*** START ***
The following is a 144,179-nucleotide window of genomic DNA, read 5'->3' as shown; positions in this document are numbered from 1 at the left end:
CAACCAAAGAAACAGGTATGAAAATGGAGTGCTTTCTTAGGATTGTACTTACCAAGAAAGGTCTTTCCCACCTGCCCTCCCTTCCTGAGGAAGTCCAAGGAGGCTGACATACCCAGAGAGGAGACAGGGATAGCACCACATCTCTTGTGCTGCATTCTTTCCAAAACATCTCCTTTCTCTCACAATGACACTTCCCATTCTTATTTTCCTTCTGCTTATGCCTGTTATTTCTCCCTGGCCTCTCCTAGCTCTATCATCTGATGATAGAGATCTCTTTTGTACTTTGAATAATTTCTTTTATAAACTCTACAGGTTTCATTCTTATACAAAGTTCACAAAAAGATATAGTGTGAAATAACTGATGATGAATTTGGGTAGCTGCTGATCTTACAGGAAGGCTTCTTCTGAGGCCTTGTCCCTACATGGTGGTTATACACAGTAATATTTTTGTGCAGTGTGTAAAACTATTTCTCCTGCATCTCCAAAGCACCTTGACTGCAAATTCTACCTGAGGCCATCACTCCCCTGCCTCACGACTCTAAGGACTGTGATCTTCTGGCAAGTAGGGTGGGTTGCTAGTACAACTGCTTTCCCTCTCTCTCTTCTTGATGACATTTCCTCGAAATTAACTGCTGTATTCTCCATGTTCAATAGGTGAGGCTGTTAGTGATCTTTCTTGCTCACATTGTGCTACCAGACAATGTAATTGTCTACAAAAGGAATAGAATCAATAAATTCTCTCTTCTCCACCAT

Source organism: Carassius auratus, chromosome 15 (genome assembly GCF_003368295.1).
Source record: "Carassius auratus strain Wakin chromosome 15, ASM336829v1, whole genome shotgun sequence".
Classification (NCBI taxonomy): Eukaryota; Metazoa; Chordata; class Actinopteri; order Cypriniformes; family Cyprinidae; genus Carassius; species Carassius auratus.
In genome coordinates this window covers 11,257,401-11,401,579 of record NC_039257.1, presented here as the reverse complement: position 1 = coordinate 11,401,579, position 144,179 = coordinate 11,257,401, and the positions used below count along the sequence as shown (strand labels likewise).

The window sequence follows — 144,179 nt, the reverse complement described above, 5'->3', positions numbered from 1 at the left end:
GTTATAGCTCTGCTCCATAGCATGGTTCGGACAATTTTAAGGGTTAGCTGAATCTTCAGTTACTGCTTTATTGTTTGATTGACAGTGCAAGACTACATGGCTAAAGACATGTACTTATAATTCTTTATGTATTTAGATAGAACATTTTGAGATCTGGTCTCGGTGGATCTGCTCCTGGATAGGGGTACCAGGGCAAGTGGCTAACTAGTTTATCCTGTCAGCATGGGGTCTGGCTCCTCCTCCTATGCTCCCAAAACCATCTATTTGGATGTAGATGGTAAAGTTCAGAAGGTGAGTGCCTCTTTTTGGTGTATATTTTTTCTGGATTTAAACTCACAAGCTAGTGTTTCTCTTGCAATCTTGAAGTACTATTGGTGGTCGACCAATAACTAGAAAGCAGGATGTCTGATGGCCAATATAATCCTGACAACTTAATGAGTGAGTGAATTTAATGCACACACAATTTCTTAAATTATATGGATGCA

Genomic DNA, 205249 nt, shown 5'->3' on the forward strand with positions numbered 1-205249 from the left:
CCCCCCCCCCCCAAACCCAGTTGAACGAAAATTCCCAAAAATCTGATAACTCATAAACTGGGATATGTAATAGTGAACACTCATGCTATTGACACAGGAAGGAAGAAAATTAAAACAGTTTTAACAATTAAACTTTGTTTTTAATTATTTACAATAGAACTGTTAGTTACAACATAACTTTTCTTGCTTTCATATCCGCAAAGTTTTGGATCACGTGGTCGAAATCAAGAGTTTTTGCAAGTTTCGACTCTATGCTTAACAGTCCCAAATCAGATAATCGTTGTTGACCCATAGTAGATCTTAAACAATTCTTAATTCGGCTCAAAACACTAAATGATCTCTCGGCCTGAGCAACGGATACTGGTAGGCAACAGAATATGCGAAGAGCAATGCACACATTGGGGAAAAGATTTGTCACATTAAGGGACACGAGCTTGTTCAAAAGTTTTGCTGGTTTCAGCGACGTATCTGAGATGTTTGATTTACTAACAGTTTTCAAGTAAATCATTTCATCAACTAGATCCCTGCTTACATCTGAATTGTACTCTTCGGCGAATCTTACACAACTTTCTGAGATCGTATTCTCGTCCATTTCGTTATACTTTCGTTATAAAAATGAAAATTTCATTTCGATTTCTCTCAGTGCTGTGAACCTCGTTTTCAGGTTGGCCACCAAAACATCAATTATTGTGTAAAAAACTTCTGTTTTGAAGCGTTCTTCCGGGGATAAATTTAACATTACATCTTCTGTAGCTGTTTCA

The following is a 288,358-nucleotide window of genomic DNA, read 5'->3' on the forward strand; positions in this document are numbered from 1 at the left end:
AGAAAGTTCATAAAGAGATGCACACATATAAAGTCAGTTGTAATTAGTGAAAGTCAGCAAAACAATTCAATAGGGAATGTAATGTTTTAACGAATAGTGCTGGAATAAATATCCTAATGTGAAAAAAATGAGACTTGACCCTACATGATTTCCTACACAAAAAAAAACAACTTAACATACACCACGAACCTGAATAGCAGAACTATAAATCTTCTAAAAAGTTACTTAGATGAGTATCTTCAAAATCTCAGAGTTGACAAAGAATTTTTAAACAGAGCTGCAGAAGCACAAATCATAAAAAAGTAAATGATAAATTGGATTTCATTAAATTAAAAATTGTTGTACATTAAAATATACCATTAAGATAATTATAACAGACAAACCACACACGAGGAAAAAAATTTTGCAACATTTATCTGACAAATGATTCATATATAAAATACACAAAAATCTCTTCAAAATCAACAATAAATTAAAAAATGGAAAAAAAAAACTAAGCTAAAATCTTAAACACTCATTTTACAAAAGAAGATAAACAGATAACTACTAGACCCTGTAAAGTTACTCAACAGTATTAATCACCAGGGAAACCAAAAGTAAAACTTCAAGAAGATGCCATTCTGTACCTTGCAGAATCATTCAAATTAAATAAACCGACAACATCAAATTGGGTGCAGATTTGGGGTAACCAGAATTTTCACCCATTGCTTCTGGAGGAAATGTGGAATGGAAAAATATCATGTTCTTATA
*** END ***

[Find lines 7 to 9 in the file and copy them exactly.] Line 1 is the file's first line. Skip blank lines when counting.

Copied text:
The window sequence follows — 144,179 nt, the reverse complement described above, 5'->3', positions numbered from 1 at the left end:
GTTATAGCTCTGCTCCATAGCATGGTTCGGACAATTTTAAGGGTTAGCTGAATCTTCAGTTACTGCTTTATTGTTTGATTGACAGTGCAAGACTACATGGCTAAAGACATGTACTTATAATTCTTTATGTATTTAGATAGAACATTTTGAGATCTGGTCTCGGTGGATCTGCTCCTGGATAGGGGTACCAGGGCAAGTGGCTAACTAGTTTATCCTGTCAGCATGGGGTCTGGCTCCTCCTCCTATGCTCCCAAAACCATCTATTTGGATGTAGATGGTAAAGTTCAGAAGGTGAGTGCCTCTTTTTGGTGTATATTTTTTCTGGATTTAAACTCACAAGCTAGTGTTTCTCTTGCAATCTTGAAGTACTATTGGTGGTCGACCAATAACTAGAAAGCAGGATGTCTGATGGCCAATATAATCCTGACAACTTAATGAGTGAGTGAATTTAATGCACACACAATTTCTTAAATTATATGGATGCA

Genomic DNA, 205249 nt, shown 5'->3' on the forward strand with positions numbered 1-205249 from the left: